Well, consider this: Tyson has a seven-fight deal with HBO that will reportedly pay about $26 million. This is the first fight of that deal, and a loss to Holmes would jeopardize the whole thing. So Tyson, a heavy favorite, may not want to take any chances.
Even if the fight turns out to be a dog, tonight’s show, which begins at 7, should be worth watching. Producer Ross Greenburg has put together several pertinent features.
The show will open with a look at three heavyweights who had ill-fated comebacks: James Jeffries, who, after a five-year layoff, was stopped by Jack Johnson in 1910; Joe Louis, who was stopped by Rocky Marciano in 1951; and Muhammad Ali, who was stopped by Holmes in 1980, when Ali was 38 and Holmes 31.
Also, during the prefight show, there will be a feature on Tyson’s training regimen and one on Holmes’ continuing battle with the media.
The fight is scheduled to start at 7:25 p.m. The announcers will be the regular HBO crew of Barry Thompkins, Sugar Ray Leonard, who knows something about comebacks, and Larry Merchant.
Big fights are rarely carried on radio anymore, but tonight’s will be broadcast on KNX. The announcers will be Randy Gordon and Trevor Berbick.
Also, a few bars in Southern California are authorized to show the fight. They include Harry C’s in Riverside, the Strand in Redondo Beach and Lola’s Lounge in North Hollywood. There may be a cover charge or a drink minimum.
Jimmy (The Greek) Snyder has been dropped from John Madden’s Super Bowl special, which will be televised Jan. 30 by Channel 2 at 7 p.m. “We got about 20 calls on Monday from stations carrying the show,” Bob Horowitz, the show’s executive producer, said. “They were concerned about the Greek being on the show. That’s why we decided not to use him.”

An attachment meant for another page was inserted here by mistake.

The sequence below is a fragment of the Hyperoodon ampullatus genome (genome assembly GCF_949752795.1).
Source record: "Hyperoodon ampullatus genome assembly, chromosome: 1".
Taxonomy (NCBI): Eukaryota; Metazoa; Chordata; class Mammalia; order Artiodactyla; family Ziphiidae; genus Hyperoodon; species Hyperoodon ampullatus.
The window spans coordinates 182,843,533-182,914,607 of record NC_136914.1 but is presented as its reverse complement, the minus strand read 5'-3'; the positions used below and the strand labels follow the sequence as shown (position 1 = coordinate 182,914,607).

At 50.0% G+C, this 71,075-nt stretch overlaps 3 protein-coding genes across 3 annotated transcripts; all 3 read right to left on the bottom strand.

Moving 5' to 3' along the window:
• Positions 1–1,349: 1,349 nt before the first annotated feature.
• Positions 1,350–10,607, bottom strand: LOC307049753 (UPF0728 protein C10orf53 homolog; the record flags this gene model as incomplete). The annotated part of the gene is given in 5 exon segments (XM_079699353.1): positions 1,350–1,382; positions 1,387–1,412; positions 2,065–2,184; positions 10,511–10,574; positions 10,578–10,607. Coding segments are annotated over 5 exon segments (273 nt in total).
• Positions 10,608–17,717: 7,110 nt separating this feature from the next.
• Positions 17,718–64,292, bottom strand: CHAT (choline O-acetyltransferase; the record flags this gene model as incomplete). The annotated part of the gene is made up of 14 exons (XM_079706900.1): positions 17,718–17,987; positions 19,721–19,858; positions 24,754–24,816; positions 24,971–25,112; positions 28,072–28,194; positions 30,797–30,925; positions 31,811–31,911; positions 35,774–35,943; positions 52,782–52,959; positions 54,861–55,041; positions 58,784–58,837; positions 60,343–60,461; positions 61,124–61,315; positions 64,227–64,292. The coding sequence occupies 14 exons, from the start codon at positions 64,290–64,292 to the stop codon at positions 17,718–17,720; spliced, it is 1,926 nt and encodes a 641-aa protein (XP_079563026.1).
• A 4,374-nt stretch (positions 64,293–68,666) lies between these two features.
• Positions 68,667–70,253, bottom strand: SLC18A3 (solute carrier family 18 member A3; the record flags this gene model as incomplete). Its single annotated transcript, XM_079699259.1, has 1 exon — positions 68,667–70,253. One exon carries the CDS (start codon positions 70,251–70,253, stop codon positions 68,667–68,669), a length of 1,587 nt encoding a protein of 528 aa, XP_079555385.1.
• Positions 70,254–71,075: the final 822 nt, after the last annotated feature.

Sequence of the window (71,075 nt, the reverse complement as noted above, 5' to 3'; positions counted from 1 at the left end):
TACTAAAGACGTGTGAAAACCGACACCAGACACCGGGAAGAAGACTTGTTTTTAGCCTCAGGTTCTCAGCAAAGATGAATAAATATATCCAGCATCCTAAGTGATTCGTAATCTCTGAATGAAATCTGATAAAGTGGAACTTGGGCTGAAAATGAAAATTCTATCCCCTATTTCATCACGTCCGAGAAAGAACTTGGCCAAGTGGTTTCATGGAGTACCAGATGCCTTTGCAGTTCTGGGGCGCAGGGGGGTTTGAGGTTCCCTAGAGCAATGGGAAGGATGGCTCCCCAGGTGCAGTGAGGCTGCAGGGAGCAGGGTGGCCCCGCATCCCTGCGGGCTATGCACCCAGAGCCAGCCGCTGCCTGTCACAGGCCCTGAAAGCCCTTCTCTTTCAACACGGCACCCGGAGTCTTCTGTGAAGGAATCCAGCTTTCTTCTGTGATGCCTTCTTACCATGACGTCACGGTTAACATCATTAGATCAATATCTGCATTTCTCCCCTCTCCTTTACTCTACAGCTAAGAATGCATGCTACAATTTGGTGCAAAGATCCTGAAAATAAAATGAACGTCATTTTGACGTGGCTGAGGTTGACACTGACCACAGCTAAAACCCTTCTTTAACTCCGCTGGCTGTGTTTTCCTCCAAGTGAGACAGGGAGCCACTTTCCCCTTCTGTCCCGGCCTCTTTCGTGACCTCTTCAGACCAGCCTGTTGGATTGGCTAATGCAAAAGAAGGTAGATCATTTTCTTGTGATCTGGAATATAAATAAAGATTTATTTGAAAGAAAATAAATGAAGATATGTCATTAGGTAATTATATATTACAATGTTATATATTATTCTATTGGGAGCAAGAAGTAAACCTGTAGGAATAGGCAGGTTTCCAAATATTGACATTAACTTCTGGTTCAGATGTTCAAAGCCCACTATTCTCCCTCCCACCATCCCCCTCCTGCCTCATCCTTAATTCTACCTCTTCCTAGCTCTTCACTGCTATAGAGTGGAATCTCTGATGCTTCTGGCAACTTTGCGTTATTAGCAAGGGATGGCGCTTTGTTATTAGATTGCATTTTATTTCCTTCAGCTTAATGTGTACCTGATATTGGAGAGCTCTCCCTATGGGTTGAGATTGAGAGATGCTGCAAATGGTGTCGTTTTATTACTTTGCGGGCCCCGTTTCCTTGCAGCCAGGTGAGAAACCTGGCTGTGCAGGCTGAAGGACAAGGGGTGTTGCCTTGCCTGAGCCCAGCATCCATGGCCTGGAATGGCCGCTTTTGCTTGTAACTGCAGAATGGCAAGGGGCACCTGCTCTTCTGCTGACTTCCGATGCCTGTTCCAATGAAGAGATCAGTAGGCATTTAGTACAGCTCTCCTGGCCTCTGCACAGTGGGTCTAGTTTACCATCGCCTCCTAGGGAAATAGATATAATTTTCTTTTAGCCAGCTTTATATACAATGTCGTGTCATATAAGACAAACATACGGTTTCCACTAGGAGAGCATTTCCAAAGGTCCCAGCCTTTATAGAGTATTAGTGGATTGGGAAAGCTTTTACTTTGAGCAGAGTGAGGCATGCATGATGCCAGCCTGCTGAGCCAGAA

For the record: It has been erroneously reported that Ed Hotaling, the TV reporter who did the infamous interview with Snyder last Friday, is black. He is white. The error was first made by the Washington Post, then edited into The Times’ story that appeared in last Sunday’s late editions. In the same story, CBS spokesman Doug Richardson was cited as the person who interrupted a conversation between Times reporter Jay Sharbutt and Snyder. Richardson said he was not on the phone; it was Snyder’s son-in-law, Jim Robinson.
Channel 4’s Fred Roggin and Channel 5’s Keith Olbermann were presented with Golden Mike Awards last Friday night. Roggin won in the A Division and Olbermann in the B Division for having the best nightly sports shows. Olbermann also won a Golden Mike for a series on the Raiders and their proposed move to Irwindale.
Howard Cosell’s new show, “Speaking of Everything,” makes its debut at 12:15 a.m. Monday on Channel 4. Cosell’s guests include Billy Crystal and Jack Lemmon. . . . It was announced this week that Bud Greenspan’s two-hour film of the Calgary Winter Olympics will make its television premiere on the Disney Channel in March 1989. . . . NBC has signed Marv Albert to a new multiyear contract, ending speculation that he might be jumping to CBS to announce pro basketball. NBC also gave Ferdie Pacheco a new contract.
Recommended viewing: ABC’s tape of the Ironman Triathlon in Hawaii on “Wide World of Sports” Saturday at 4:30 p.m. . . . Attention journalist Jim Healy: The new sports-movie channel scheduled to go on the air in April is a project of American Spectacor, a merger of American Cablesystems and Philadelphia-based Spectacor, not American Spectator , as you reported several times Wednesday night. Who goofed?